Learning to Adapt to foreign cultures is easier than you might assume. It’s all about attitude rather than about studying the country you’re planning to visit.
Of course some people intensively study the culture, language and history of the place they’re visiting and I wouldn’t want to belittle their hard work –I admire their self discipline and intelligence – but there aren’t many people like that and I prefer to arrive at my destination with as little knowledge about it as possible (in a state of ignorance) so that everything I find out is new and fresh. It gives each journey a sense of excitement and discovery.
Once I get to know some people in a country I absorb their history and culture continually; they tell me about their nations history (a golden age when they conquered their neighbours is invariably highlighted). Then I start reading and I never stop learning about their culture until I leave it. In this way I learned the history, cultures and languages of Austria, Tibet, Bosnia and Romania.
My approach is the tabula rasa – a Latin term that means blank sheet (I think the literal meaning is an empty blackboard in a classroom and the implication is that a child comes to learn with a clear mind, and the teacher fills it with knowledge) – and it has worked wonderfully for me. Not only did places like Tibet become full of mystery and incredible monasteries that I discovered by chance, but it makes visiting places nearer to home more interesting too.
Recently I visited Milan, a city I knew nothing about, and I asked my mother for advice. “Visit the cathedral” she said and I did so on several occasions. It’s an incredible gothic construction that is so complex that I could only understand it by getting a postcard that showed an aerial view. I sent the postcard to my Mum.
I was in Milan on business, with the rehab clinic I work for, so I didn’t have time to explore the city properly. But I did have time to visit a gallery or museum and so I wandered into the old town with no particular destination in mind; there are so many galleries and museums in that great city that you would need weeks to visit them all and I know from friends that having a list of “must see” places to visit only results in disappointment – as you’ll never be able to visit them all.
I stumbled across an delightful little museum called “Bagatti Valsecchi”, a house of a noble family called Bagatti (which translates as “shoemaker”), a home that two Victorian brothers had built up into a gem of renaissance art combined with reproduction wallpapers, pillars and other features they had designed themselves. The brothers came across as eccentrics and this gave the whole place a lightness and sense of fun that is absent from most museums. What made my visit special was that one of the guides, a fascinating chap called Guido Codecasa, who told me the background story of the brothers, the house, the city and the region.
Guido took me onto the balcony and other areas that were closed off to the public , something that would probably not have happened if I’d not been alone, and gave me a lesson in Milanese history: Milan is the capital of the Lombardy region, is only 30km from Switzerland, had been occupied by the Austrians (who built the impressive city centre architecture) as well as France and Spain. Lombardy had only been part of Italy for just over 100 years and its historical credentials are utterly cosmopolitan. I never would have found any of this out had I not randomly wandered into that museum.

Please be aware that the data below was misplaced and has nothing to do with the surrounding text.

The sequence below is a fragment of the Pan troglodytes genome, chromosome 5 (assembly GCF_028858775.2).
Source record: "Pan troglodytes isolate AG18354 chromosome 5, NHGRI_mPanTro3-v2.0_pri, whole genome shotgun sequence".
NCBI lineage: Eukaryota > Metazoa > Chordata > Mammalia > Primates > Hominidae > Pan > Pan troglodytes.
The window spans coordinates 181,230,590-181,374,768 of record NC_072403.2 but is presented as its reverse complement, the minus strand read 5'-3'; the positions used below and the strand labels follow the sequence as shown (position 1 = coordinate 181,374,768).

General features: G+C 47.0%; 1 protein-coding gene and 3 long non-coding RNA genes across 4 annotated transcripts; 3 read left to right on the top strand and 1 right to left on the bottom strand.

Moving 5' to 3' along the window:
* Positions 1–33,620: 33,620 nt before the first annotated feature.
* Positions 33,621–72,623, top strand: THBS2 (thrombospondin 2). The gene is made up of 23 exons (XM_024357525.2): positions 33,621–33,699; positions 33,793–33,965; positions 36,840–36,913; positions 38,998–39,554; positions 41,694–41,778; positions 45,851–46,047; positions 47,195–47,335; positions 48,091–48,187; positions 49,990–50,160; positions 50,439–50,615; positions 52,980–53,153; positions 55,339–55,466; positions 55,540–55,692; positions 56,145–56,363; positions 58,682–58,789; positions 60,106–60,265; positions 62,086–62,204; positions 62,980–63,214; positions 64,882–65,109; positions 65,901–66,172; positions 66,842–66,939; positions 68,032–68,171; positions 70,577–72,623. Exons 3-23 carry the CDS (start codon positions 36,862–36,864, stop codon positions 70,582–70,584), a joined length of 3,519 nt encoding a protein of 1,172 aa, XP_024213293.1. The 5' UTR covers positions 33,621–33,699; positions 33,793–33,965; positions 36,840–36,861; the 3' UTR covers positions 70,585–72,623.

Last year I took off a month to work on my travel book and decided to go to a Greek island to get some peace and quiet, but also some good weather. I asked people what would be the best island to visit and got a dizzying list of options that got me no closer to choosing one. In the end I went to Crete as that’s the biggest island with a bit of everything (beaches, mountains, wilderness, historic buildings and so on).
I spent several weeks camping on a beach, writing a few pages of my book every day, wandering into the mountains and swimming in the chilly sea (it was springtime). As you can imagine I knew absolutely nothing about Crete but living on your own is the ideal stimulus to read lots of books. I found out that Crete is the fifth biggest island in the Mediterranean and had a particularly interesting history during WW2: it was the only place the Germans conquered with parachute troops, which they only managed to do because the British-led defense was so badly botched. But the German were given a rough time by the hardy Cretan resistance and English officers like Patrick Leigh Fermor, gentlemen soldiers who learned Greek and blended into the countryside with the peasants.
If you were asking my advice about this I would suggest you choose a destination but not read up about it. Go in with as little knowledge as possible but an open mind and the willingness to listen to people and learn their language.
And it’s not just locals you can learn from; ex-pats from your country who are living there are often brilliant sources of information and the British ones I’ve come across have the tendency to summarise the local situation (politics, history, culture) in a few sentences as if they’re used to briefing visitors at the airport or in a bar.
All that is required from your part is an open mind and the ability to listen.
Photo credit: Uli Zimmermann (Lhasa, Tibet in 1987)
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